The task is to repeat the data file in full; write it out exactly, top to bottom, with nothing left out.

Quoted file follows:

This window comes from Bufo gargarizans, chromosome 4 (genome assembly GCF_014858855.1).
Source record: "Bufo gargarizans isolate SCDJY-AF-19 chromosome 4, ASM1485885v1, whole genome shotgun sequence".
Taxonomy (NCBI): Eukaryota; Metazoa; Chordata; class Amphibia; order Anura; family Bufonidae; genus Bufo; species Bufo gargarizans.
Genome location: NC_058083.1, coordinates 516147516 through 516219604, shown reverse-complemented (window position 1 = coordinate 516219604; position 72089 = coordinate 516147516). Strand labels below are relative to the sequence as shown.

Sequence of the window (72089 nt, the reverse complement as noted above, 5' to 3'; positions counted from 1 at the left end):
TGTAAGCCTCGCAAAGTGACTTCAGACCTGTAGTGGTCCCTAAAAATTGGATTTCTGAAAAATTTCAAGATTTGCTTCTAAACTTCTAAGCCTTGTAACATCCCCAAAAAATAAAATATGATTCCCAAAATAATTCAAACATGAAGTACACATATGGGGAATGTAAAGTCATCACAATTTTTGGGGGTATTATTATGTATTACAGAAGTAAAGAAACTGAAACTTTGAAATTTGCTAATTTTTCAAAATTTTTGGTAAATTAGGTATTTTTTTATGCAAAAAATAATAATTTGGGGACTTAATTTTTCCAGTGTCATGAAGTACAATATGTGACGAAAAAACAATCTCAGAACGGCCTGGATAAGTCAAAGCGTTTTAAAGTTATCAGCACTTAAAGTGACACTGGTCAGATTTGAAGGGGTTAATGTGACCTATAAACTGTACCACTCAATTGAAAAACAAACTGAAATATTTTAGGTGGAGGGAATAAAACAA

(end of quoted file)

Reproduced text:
This window comes from Bufo gargarizans, chromosome 4 (genome assembly GCF_014858855.1).
Source record: "Bufo gargarizans isolate SCDJY-AF-19 chromosome 4, ASM1485885v1, whole genome shotgun sequence".
Taxonomy (NCBI): Eukaryota; Metazoa; Chordata; class Amphibia; order Anura; family Bufonidae; genus Bufo; species Bufo gargarizans.
Genome location: NC_058083.1, coordinates 516147516 through 516219604, shown reverse-complemented (window position 1 = coordinate 516219604; position 72089 = coordinate 516147516). Strand labels below are relative to the sequence as shown.

Sequence of the window (72089 nt, the reverse complement as noted above, 5' to 3'; positions counted from 1 at the left end):
TGTAAGCCTCGCAAAGTGACTTCAGACCTGTAGTGGTCCCTAAAAATTGGATTTCTGAAAAATTTCAAGATTTGCTTCTAAACTTCTAAGCCTTGTAACATCCCCAAAAAATAAAATATGATTCCCAAAATAATTCAAACATGAAGTACACATATGGGGAATGTAAAGTCATCACAATTTTTGGGGGTATTATTATGTATTACAGAAGTAAAGAAACTGAAACTTTGAAATTTGCTAATTTTTCAAAATTTTTGGTAAATTAGGTATTTTTTTATGCAAAAAATAATAATTTGGGGACTTAATTTTTCCAGTGTCATGAAGTACAATATGTGACGAAAAAACAATCTCAGAACGGCCTGGATAAGTCAAAGCGTTTTAAAGTTATCAGCACTTAAAGTGACACTGGTCAGATTTGAAGGGGTTAATGTGACCTATAAACTGTACCACTCAATTGAAAAACAAACTGAAATATTTTAGGTGGAGGGAATAAAACAA